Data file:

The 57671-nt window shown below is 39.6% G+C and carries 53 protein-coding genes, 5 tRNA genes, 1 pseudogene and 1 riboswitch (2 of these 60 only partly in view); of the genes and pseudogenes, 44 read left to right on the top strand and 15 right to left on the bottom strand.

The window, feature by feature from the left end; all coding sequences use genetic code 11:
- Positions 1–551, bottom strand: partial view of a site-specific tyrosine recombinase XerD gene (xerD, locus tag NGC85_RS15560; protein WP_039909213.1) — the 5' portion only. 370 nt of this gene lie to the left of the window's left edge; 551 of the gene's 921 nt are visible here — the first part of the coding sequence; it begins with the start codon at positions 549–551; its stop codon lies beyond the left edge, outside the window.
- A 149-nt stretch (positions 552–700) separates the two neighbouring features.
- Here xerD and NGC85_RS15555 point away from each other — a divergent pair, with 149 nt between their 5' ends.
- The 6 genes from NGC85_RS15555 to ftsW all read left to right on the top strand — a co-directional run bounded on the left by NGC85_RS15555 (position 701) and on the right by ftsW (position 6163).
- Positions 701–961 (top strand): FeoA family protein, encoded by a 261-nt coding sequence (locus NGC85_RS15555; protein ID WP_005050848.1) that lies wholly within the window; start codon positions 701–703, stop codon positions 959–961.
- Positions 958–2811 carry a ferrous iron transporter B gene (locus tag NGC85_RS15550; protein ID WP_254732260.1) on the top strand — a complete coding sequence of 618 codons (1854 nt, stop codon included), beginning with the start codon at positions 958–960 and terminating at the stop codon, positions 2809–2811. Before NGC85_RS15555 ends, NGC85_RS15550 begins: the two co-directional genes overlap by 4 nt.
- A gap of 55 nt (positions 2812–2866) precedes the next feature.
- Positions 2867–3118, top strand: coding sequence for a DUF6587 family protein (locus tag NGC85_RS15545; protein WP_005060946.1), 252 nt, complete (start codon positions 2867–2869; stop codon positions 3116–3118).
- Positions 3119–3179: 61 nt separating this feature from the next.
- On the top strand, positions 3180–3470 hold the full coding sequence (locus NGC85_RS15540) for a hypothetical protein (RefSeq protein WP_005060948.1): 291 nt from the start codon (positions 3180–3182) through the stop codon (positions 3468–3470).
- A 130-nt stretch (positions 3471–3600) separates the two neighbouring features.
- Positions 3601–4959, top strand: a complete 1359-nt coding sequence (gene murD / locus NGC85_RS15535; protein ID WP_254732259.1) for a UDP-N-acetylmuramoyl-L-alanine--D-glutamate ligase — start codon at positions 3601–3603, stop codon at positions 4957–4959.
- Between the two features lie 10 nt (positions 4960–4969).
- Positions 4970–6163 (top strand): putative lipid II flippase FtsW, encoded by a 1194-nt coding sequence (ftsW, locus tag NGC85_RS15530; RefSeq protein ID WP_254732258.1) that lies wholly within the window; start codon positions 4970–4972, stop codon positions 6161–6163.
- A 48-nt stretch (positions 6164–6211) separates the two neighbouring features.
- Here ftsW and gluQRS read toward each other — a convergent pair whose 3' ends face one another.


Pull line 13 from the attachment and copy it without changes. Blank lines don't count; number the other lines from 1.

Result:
- A 130-nt stretch (positions 3471–3600) separates the two neighbouring features.